If the following sounds like science fiction, so be it. Science fiction writers are far better than experts at predicting future knowledge. What then might be the Earth’s history? The distant orbits from the Sun suggest that we were captured along with our Brown Dwarf parent. In the process, the electric power that drove our parent star was usurped by the Sun. As well as turning out the primordial light, the Sun stripped the Earth from its mother’s womb along with the Moon. Night fell for the first time and stars appeared. Ice ages began suddenly. The polar caps formed. High latitudes became uninhabitable. It is worth adding that many of the moons, or remaining offspring, of the gas giants have surprisingly icy surfaces and some have atmospheres. Life may have existed once on Mars and some of those moons.
The Electric Universe model has almost biological overtones that favor life. In the process of growing in a galactic electromagnetic pinch, stars are prevented from becoming too massive by “budding off” other stars and gas giant planets. Some progeny remain to form binary or multiple star families. Others escape from their parent. All receive their share of energy from the galaxy. The most common stars in the galaxy are also the dimmest, the L-Type Brown Dwarfs. These stars have the “food” required for life present in their atmospheres. Such a dwarf star/gas giant may undergo a nova outburst to eject part of its core to form dense Earth-like planets and moons. If they remain close to the parent they may be enveloped within the “womb” of the stellar anode glow where it seems the principal conditions for life are present. Our search for intelligent life should therefore focus on the faintest close stars in the sky. But there is a problem in relying on radio signals because they cannot pass through the hot plasma of an anode glow. (That could account for the lack of success of SETI so far). It would limit the ability of intelligent creatures living in that environment to know anything about the wider universe since they would not see stars. There would be no incentive for space travel which, in any case, might be a problem through the anode glow region. Maybe we on Earth are almost a “one off”, as Dr. Taylor says, to have survived an escape from our stellar cocoon to see the wider universe. If so, I hope we learn to use our privileged position wisely.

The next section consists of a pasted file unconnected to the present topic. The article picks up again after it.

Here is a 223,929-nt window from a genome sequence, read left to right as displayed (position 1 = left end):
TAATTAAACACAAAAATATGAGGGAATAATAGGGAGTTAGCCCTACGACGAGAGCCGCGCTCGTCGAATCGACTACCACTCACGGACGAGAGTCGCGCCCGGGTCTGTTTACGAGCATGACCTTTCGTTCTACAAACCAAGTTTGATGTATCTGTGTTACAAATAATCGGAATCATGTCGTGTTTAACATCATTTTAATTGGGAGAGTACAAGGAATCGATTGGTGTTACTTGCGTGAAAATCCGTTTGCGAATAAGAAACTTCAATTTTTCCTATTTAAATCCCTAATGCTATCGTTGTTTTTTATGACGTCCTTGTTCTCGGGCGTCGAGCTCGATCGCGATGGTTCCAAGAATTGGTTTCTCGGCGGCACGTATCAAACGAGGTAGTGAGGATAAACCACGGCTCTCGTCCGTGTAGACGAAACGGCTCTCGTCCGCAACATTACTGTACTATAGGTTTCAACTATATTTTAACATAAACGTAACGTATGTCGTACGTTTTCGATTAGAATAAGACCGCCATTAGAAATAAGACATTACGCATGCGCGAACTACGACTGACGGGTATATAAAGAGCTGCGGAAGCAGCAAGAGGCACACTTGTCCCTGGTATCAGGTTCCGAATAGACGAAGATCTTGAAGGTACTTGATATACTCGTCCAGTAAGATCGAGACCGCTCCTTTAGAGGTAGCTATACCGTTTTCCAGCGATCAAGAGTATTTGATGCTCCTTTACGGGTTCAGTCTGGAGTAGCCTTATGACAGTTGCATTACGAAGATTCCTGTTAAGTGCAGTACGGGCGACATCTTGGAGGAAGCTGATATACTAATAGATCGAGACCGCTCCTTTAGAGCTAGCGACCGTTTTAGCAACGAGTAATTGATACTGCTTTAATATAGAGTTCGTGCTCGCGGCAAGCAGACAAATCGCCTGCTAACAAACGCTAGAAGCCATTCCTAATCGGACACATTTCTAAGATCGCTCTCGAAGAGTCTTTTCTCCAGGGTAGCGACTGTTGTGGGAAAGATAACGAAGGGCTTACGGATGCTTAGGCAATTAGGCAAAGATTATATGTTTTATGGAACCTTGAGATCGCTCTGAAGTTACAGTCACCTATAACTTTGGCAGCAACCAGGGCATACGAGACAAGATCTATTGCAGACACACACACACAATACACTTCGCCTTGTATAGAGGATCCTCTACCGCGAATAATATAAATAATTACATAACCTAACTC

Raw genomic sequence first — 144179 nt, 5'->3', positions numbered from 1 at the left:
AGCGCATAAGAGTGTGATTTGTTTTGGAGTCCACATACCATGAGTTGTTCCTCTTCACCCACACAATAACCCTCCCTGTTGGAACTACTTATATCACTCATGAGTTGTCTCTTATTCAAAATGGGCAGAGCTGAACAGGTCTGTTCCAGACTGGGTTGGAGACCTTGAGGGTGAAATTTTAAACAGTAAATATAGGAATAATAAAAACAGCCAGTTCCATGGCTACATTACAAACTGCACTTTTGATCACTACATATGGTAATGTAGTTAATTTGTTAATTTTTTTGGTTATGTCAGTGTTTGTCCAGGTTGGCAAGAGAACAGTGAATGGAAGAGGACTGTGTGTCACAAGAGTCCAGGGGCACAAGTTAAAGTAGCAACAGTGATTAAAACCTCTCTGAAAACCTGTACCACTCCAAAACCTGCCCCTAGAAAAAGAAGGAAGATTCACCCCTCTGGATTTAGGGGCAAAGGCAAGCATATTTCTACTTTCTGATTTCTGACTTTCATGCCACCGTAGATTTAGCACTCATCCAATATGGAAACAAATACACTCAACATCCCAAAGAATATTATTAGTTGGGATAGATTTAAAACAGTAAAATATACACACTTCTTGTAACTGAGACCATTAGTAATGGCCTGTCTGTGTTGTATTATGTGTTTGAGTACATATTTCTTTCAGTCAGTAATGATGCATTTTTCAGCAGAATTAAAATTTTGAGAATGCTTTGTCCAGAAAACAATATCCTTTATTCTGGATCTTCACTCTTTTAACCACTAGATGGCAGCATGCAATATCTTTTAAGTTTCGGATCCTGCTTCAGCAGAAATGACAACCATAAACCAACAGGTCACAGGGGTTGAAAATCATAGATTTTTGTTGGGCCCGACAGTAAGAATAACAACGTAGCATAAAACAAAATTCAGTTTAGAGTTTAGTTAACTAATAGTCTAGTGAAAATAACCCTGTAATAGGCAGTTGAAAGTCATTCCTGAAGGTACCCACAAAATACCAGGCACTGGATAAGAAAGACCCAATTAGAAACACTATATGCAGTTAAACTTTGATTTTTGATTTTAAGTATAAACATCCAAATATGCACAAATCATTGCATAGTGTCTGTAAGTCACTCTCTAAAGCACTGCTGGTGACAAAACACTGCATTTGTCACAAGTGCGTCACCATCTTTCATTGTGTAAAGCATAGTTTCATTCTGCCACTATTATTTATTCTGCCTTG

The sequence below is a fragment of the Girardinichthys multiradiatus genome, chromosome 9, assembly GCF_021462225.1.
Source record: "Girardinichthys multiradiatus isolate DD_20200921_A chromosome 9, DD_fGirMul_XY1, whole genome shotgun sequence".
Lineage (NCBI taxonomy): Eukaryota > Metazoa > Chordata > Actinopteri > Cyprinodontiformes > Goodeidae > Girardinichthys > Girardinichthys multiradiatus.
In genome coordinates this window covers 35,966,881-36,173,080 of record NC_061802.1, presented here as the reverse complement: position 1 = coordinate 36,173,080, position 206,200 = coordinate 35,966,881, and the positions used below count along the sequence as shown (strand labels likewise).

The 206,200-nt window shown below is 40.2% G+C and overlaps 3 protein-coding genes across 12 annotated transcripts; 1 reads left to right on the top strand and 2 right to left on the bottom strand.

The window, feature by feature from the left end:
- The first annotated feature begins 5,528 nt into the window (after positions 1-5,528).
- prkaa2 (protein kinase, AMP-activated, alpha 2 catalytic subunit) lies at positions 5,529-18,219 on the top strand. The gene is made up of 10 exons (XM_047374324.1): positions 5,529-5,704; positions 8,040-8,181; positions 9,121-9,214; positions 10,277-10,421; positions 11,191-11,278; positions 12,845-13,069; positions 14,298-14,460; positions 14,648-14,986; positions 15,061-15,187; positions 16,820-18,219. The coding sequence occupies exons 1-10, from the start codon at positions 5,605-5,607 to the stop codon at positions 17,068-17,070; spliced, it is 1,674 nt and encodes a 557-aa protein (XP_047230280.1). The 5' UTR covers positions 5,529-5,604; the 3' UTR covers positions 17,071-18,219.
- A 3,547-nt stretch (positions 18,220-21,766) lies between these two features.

The most disturbing idea I have left to last: the words used by ancient civilizations that are interpreted today as “the Sun” – like the Egyptian “Ra”, the Greek “Helios”, and the Roman “Sol” – all originally referred to the gas giant Saturn! Was that planet our primordial parent? Was Saturn until recently a much larger brown dwarf? (The apparent size and color of an electric star is an electrical phenomenon. If Jupiter’s magnetosphere were lit up it would appear the size of the full Moon). Was ancient man around to see it as a sun? If not, why would anyone call a faint yellowish speck in the night sky – the Sun? Just how recently did Saturn get its icy ring? Does the discovery that the human race seems to have spread from a handful of survivors in the not so distant past have anything to do with this story? Oddly enough, an interdisciplinary approach can answer many of these questions in surprising detail. But it requires letting go of a lot of “things we know ain’t so”.
The present model of isolated self-powered stars with a family of relatively distant planets gives infinitesimally small windows of opportunity for life to gain a foothold, let alone sustain it for millions of years. An Electric Universe where energy is available to objects throughout the entire volume of a galaxy is an infinitely better environment for life. Faint, dwarf electric stars may be crucial to a radical reassessment of the likelihood of other intelligent life in the universe. Who knows, the Cassini mission to Saturn may be a kind of homecoming? It will return some surprises.
“Meanwhile, following the ages-old tradition of commemorating the Earth’s lucky escape from doom in a cosmic accident and its first new year in the solar system – I wish you all a HAPPY SATURNALIA!”
Image Credit: Dr. S. Ross Taylor – Photo by Darren Boyd.